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Ontario Grain Farmer Magazine is the flagship publication of Grain Farmers of Ontario and a source of information for our province’s grain farmers. 

GFO Newsletter for April/May 2016


Grain Farmers of Ontario is spearheading a new coalition, named Growing Ontario, with the Federation of Northern Ontario Municipalities, the Northwestern Ontario Municipal Association, and the Rural Ontario Municipal Association.

The coalition recently submitted a response to comments made by Dr. Dianne Saxe, the new Environmental Commissioner of Ontario, regarding the road tax exemption for farm vehicles and other equipment that does not operate on the province’s public roads.

Growing Ontario is calling on the province’s legislative assembly to re-affirm their support for the road tax exemption, which Dr. Saxe has erroneously suggested amounts to a “subsidy” of $215 million dollars per year.

You can find out more about the Growing Ontario initiative on page 23 of this magazine.

Grain Farmers of Ontario has already responded publicly to the comments made by Dr. Saxe. You can read Grain Farmers of Ontario Chair Mark Brock’s letter to the Environmental Commissioner here: Home/Post/1326.

A change in Plant Breeders’ Rights (PBR) legislation last year may have an impact on your farm this year. It’s imperative that farmers understand how Canada’s adoption of UPOV 91 in regards to PBR may impact their responsibility upon sale of harvested grain.

The Canadian Seed Trade Association recently launched a new database to assist in easily identifying PBR protection on crop varieties registered for sale in Canada. Farmers are encouraged to use the database to understand what varieties currently fall under the new regulations associated with UPOV 91. Find it at:

For more information on UPOV 91 please visit

Grain Farmers of Ontario chair Mark Brock and manager of market development, Nicole Mackellar, joined the recent 2016 Soy Canada trade mission to South Korea and Japan. Delegates from across the Canadian soybean industry attended meetings with a number of soy food associations and government agencies in both countries, as well as a soybean industry seminar in Japan.

In South Korea, participants learned about the government’s tender process for securing imported soybeans and the volume opportunities available for Canada. South Korea is a new market for Canadian soybeans, with duty free access only becoming available after the signing of the Canada-Korea Free Trade Agreement. To date, Canada has exported around 10,000 metric tonnes per year of food grade, non-GM soybeans to that market.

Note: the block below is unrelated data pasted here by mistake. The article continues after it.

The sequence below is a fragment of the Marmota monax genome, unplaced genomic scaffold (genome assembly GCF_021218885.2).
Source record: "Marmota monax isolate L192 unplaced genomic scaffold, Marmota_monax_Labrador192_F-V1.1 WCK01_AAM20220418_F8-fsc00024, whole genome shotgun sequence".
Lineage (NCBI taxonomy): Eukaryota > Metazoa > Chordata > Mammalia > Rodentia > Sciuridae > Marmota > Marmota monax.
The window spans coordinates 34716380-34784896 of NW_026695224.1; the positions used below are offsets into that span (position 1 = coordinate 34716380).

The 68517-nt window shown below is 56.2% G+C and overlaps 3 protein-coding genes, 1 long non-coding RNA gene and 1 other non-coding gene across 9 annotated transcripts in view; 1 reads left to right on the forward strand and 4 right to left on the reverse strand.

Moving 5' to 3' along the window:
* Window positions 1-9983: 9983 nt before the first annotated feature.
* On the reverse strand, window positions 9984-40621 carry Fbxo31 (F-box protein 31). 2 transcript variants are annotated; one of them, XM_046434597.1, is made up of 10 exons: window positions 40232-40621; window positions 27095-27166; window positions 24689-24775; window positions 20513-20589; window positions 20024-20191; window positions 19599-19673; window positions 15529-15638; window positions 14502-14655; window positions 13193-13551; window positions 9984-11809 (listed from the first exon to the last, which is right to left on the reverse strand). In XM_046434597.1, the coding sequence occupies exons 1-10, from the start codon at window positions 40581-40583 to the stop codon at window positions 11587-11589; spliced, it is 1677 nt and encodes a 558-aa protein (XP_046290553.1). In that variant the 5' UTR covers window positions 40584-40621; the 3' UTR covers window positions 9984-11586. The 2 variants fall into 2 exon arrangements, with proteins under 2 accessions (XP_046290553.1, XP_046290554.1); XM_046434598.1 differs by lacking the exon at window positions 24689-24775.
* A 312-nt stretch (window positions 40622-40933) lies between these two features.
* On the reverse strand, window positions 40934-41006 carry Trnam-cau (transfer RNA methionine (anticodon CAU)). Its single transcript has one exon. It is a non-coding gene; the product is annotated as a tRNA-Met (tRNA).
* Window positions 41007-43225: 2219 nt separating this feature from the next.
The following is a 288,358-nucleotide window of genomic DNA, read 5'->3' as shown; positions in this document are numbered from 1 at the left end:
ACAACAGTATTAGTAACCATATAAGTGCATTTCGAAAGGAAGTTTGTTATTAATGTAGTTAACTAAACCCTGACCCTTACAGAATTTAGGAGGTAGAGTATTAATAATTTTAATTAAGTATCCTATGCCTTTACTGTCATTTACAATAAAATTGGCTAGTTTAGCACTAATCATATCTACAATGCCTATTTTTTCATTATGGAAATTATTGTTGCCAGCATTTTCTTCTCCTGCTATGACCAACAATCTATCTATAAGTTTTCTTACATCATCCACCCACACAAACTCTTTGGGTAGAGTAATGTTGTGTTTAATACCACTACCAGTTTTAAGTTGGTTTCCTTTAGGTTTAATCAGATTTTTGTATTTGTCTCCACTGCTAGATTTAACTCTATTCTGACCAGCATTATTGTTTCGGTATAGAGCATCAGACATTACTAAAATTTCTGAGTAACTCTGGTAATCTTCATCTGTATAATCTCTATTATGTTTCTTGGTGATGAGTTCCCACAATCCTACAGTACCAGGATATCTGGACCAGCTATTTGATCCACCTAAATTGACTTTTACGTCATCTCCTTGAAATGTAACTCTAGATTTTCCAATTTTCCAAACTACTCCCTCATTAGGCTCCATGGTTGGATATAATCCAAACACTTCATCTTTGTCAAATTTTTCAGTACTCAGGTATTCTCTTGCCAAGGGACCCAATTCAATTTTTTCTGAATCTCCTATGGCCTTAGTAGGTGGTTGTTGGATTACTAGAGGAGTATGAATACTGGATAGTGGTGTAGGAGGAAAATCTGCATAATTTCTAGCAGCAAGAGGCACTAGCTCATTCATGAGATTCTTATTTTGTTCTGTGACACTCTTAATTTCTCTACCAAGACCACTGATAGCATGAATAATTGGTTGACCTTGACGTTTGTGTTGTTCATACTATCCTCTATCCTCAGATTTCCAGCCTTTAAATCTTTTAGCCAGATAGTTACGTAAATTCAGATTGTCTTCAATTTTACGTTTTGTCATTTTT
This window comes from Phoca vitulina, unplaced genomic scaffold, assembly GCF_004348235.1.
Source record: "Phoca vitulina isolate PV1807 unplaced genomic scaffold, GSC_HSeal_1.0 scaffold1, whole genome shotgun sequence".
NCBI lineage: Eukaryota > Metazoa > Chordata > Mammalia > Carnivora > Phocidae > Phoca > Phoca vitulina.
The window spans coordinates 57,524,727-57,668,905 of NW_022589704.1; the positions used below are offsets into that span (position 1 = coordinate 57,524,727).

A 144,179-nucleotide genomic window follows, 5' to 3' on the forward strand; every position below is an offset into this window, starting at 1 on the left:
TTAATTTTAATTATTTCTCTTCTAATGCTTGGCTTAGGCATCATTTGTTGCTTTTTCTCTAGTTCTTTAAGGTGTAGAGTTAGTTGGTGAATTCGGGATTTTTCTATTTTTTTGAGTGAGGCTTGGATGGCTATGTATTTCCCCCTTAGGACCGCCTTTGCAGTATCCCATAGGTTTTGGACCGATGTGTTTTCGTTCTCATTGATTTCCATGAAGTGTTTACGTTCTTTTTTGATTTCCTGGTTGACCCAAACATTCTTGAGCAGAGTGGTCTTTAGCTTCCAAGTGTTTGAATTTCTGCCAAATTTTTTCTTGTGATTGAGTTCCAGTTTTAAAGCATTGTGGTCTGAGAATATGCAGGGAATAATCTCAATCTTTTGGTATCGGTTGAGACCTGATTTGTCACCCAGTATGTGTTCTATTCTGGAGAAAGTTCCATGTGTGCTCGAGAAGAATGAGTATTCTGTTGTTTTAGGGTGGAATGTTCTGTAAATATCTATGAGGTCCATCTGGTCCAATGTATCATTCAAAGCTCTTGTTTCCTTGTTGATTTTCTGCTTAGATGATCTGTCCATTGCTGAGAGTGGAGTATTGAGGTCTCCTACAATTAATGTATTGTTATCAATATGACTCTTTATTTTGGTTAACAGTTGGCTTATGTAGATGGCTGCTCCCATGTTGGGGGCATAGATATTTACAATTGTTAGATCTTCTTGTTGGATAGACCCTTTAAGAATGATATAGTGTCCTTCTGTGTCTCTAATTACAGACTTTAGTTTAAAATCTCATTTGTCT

Japan continues to be the largest market for Canadian and Ontario food grade, non-GM soybeans, with over 300,000 metric tonnes exported each year. The Canadian delegation learned about Japan’s changing demographics and a recent shift in taste profiles that has resulted in a decline in soy food consumption. To wrap up the mission, Brock gave a presentation on Ontario farmers’ commitment to environmental sustainability at the Canadian soybean industry seminar, held in Tokyo, Japan.

Grain Farmers of Ontario’s annual young leader program, Grains in Action, took place February 1-4. For 2016, there were 26 participants who completed the program. The week included tours of the IGPC ethanol plant, the Cargill grain terminal, the ADM crush plant, P&H milling, and the Hiram Walker distillery, as well as presentations from Grain Farmers of Ontario staff and representatives from Spirits Canada, Agricorp, Agriculture and Agri-Food Canada, the Ontario Farm Products Marketing Commission, Ontario Ministry of Agriculture, Food and Rural Affairs, and the Canadian Grain Commission.

You can see photos from the event on Twitter by searching for tweets with the hashtag #GrainsinAction. Two participants were also featured on radio stations during the program: Jeff Huston on CKXS, and Natalie Walt on CKNX. Congratulations to all of our participants! 

The February United States Department of Agriculture (USDA) report added to the bearish tone in grain markets. The USDA increased Brazil and Argentinian projected corn production to 84 MMT and 27 MMT respectively. USDA set Brazilian soybean production to come in at 100 MMT, while boosting Argentinian production to 58.5 MMT. In the U.S., corn ending stocks were boosted to 1.837 billion bushels with soybean stocks lifted to 450 million bushels. These bearish numbers forced grain futures prices sideways and down through late February and early March.

After reaching a low of .6808 U.S. on January 20, the Canadian dollar has risen sharply topping out at .7510 on March 4. This has had a largely negative effect on cash grain values across Ontario leading to lower cash prices.


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